When I was nine or ten my mother really got into the spooky spirit and answered the door on Halloween ready to hand out candy dressed as a witch in a caftan and pointy black flats. At the time she was the only mom to dress in costume and all the kids loved it. (This was way back when Halloween still belonged to kids.)

Many years later we started a new tradition of a quiet mother/daughter celebration. We dressed in costume and went out to lunch or dinner. We were the only ones who did this and I added to the festivities by handing out candy to anyone who crossed our path.

My mother says Halloween is her favorite holiday so we continue the lunch tradition sans full costume but we might wear a spooky accessory, like skeleton earrings in silver or a black cat stole. I still hand out candy.

 

HAPPY HALLOWEEN from us to you!

 

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1016201722230562531Even witches have to have pockets. 

Margaret Hamilton (1902-1985), American actress best known for playing the Wicked Witch of the West in the 1939 film, The Wizard of Oz.

All ladies (witches too) like pockets!

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Lee Miller, war correspondent for Vogue, WWII.

… Lee has put herself together. She wears her new panne velvet* dress, peacock blue, tight through the hips and flaring out in graduated pleats that twirl around her legs as she walks. She worried before she arrived that it was too dressy, but now that she is here she doesn’t mind standing out. If there is one way to make herself feel better, it is by getting dressed up.

Whitney Scharer, author of The Age of Light (Little, Brown and Company).

* Panne velvet is velvet fabric with a particular finish that creates luster.

The Age of Light is a fictional account of Lee Miller’s time in Paris in the 1920s when she, an American former model and aspiring photographer, meets and starts a professional and personal relationship with Surrealist Man Ray.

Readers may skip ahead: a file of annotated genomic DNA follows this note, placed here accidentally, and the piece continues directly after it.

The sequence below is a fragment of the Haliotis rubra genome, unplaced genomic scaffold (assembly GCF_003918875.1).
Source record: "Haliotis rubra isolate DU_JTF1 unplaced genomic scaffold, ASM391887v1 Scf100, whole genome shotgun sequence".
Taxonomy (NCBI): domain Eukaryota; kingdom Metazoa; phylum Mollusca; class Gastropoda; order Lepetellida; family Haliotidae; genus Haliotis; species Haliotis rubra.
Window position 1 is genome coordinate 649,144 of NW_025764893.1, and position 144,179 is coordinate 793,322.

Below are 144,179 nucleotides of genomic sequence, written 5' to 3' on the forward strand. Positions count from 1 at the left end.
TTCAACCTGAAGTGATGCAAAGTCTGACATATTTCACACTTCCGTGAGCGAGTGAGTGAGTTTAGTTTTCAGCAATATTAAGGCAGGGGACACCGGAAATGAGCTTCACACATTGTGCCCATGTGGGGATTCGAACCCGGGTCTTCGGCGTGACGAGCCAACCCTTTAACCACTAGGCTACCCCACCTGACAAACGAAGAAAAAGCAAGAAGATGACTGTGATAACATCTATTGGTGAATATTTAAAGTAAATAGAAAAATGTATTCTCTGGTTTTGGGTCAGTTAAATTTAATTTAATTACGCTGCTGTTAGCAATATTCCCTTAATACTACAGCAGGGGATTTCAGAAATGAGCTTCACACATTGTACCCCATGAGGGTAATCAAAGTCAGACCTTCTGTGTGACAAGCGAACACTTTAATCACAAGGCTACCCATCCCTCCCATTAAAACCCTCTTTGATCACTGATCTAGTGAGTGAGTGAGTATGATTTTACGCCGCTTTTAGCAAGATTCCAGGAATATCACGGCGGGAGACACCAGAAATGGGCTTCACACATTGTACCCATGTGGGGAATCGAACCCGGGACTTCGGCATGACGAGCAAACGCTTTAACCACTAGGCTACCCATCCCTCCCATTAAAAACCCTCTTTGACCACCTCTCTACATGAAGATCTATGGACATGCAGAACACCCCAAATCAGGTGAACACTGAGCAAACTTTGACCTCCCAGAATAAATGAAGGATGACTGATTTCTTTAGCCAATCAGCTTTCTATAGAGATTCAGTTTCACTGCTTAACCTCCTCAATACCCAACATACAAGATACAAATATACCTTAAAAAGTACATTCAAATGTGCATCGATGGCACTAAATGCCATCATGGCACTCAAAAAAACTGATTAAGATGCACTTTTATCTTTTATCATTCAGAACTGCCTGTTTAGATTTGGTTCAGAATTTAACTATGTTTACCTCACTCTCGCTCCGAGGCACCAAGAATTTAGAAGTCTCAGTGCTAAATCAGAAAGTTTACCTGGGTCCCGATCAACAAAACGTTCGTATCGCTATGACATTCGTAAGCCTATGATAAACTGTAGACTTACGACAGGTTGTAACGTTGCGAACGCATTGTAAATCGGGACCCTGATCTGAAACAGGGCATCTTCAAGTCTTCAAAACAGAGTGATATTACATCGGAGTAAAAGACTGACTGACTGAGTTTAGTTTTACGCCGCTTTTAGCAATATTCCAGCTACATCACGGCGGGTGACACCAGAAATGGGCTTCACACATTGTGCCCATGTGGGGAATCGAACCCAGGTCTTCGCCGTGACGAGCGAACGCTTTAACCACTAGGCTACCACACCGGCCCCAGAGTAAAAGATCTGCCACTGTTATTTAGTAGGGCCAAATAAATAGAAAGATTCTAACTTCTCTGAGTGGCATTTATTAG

I have read a lot about Lee Miller (1907-1977), who was a unique woman in her time and who led an interesting life of fashion and art, travel and war. She was hired by US Vogue magazine to photograph and write about what she was witnessing in Europe during WWII.  I must say that I prefer the non-fiction books on Miller. Although The Age of Light is well written, I found that I didn’t enjoy reading what Scharer thinks were Miller’s thoughts and feelings. It kind of spoils my own view of her. But I do like this quote.

I would recommend the biographies –  Lee Miller: A Life by Carolyn Burke and Lee Miller in Fashion by Becky E. Conekin.

 

 

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Youngmin Lee and Steph Rue.

Last week I had the pleasure of attending the opening reception of From Fabric to Paper, an exhibit of works by bojagi artist Youngmin Lee and hanji artist Steph Rue at The Consulate General of the Republic of Korea in San Francisco.

 

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The two artists were recipients of the Alliance for California Traditional Arts Apprenticeship Program. This exhibit features both their individual work and the pieces they worked on together over the summer.

 

 

Bojagi is traditional Korean wrapping fabric and hanji is traditional Korean handmade paper. Ms. Rue says when she was in South Korea studying hanji she constantly saw bojagi, which is made of fabric scraps and used to wrap gifts, store things, and carry objects. Once something common and used every day, it has now become an art form. Intrigued, she wanted to learn more.

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Indigo Study. These are traditional pouches men would have carried in the Joseon Period (1392-1910) in Korea. These are made with mulberry paper, silk, and ramie fabric.

She says she was excited to have the opportunity to work with Ms. Lee, who is considered a master in bojagi making. With a degree in fashion design Ms. Lee came to the craft after moving here from South Korea more that twenty years ago. She says that living in another country moved her to the traditions of her own culture. Now, she shares her knowledge of, and passion for bojagi by teaching classes all over the Bay Area.

This is a lovely exhibit and well worth a visit to The Consulate General of the Republic of Korea in San Francisco, 3500 Clay St. @ Laurel. On now through December 27, 2019. Open hours are Monday-Friday 9-5. And it’s free.

On another related topic: today (October 9th) is Hangul Day in South Korea. Hangul is the Korean alphabet. Koreans celebrate their alphabet because at one time there was no written Korean language and only scholars could read and write Chinese characters. Hangul was created by King Sejong in the 1400s to allow everyone the opportunity to read and write in their own language.

Hangul Day is a national holiday in South Korea.

Happy Hangul Day!!